Rae is the manager (well, the distaff half of the team) of the stable I hang around.
She’s a bit odd. At times, she’ll completely ignore me. I don’t care, in fact, I’d rather she ignored me than ‘advise’ me. But I’ve come to realize that whenever I say something about ‘my’ horse,or horses in general, she pops off with “You need to take lessons!”
I don’t know if she’s shilling for her official staff trainer, Tonia, or if she’s merely stupid. Because it doesn’t matter what the subject may be…thrush in a hoof, for instance, and how to get rid of it..if I say something, she says “You need to take lessons!”
I’ve had it. Next time she pops off with that, I’m going to ask her pointedly, Why do you say that to me and me only? and ride that bronc from there. She’ll probably come up with some nonsense, but it’s really because she’s exceedingly biased against English riding/riders.
She makes it obvious: she despises English riding. I’m certain that, given her druthers, the barn would be western ONLY. But she can’t do that. The owner rides his show horses English. Rae is merely the manager.
She doesn’t want to admit that the English/dressage queens in the barn are pretty much the dominant style in the barn…meaning there are more dressage riders, English riders, etc,. Tonia, the Western Equitation trainer, doesn’t own a horse and pays NOTHING in the way of board. That is for the boarders, most of them English riders, to do. Rae saves her anti English gossip for other western riders. She is apparently unaware how far her voice carries (or, the thought strikes me, trying to be heard by english riders, hoping to incite an argument). She’s not shy relating her bias when she’s talking to what she assumes is “her type of rider.”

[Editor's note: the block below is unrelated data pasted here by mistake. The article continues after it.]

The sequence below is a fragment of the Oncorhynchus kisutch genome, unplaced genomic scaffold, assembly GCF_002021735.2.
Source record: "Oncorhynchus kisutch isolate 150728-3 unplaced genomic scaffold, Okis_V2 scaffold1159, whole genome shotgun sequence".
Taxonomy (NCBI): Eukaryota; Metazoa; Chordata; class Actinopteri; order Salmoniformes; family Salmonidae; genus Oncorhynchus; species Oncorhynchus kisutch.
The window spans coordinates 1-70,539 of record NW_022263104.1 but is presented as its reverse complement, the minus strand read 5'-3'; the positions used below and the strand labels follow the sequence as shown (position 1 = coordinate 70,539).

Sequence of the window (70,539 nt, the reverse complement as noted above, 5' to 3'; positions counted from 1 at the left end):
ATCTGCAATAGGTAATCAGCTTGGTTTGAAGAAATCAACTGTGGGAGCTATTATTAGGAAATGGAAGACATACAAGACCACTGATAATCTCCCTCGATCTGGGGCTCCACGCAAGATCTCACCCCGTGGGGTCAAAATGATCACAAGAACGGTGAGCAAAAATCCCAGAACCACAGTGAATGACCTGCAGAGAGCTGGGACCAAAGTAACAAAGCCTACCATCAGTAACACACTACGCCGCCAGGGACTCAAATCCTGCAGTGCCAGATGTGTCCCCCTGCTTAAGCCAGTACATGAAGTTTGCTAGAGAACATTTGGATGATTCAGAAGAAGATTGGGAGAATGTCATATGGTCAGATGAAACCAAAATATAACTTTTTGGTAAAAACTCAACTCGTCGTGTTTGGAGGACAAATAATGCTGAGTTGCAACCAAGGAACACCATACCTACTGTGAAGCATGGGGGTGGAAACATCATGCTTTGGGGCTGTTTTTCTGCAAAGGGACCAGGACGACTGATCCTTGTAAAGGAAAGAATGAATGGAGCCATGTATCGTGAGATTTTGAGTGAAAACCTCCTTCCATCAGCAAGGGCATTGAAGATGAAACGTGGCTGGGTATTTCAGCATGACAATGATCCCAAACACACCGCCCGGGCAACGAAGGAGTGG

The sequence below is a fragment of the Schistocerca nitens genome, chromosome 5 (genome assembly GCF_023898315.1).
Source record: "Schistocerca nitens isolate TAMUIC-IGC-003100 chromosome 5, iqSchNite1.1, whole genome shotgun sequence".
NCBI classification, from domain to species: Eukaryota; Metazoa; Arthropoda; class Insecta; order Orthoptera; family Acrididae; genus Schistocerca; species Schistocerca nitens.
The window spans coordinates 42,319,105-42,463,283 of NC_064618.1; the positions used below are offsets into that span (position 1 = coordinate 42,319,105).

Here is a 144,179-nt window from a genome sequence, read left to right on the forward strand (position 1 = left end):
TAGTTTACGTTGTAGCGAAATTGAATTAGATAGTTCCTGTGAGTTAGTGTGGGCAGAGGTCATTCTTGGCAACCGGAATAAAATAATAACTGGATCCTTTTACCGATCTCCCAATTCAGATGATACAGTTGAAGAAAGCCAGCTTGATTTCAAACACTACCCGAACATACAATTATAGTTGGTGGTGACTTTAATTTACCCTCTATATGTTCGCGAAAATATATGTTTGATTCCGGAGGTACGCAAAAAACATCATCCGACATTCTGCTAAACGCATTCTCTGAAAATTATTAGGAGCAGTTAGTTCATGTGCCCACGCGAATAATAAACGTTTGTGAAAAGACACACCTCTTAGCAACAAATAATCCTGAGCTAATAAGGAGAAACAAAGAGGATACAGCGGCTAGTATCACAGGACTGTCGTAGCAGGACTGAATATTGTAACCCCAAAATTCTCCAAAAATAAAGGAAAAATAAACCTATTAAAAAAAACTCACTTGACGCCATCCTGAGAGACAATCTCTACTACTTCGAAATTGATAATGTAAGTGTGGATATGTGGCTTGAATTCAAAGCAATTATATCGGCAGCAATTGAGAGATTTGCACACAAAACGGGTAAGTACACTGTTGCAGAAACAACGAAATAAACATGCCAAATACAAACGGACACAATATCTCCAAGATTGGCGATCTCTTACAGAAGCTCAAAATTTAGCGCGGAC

Maybe this is why she insists I “need to take lessons”? The unspoken implication being “western equitation lessons from Tonia”.
I leased a western equitation horse there (for three months). I suppose she believes that I’m really a western rider in Dressage drag, and I’m riding dressage because I don’t know how to ride western equitation.
Well, she’s right. I leased Hank because I’d been out of horses for a long time and wanted something gentle and easy to see if I was ready to ease back in. I never rode Hank in a saddle. I rode bareback. (that’s when she began the “you need to take lessons” ) I would think that someone who can ride bareback (I’m a better bareback rider than a saddle rider, honestly) wouldn’t NEED lessons.
I don’t ride western, but it’s not because I don’t know how. I just don’t care for western, especially western equitation. I can only watch Tonia ‘teaching’ her WE students for a few moments. It’s such a fruitless, frustrating and, in my opinion, cruel thing to do to a horse. I can’t bear to watch the tail wringing, teeth grinding, peanut rolling, bunny hopping horses “loping”. I’ve never seen such misery under saddle, and that’s including having watched big lick Tennessee Walkers perform. At least the blocked and blistered Tennessee Walkers are allowed to go faster than a turtle’s pace.
But Rae thinks that’s just the shitz. When she doesn’t think you’re listening, she badmouths english and dressage horses. They’re hot. They’re unmannered. They’re too fast. They’re too independent.
If it’s Western, it’s holy. Western trained horses, especially western equitation horses, are incapable of meanness, of anything but docile and submissive absolute obedience.
Even when the horse tries to hurt her Mexican barn hands.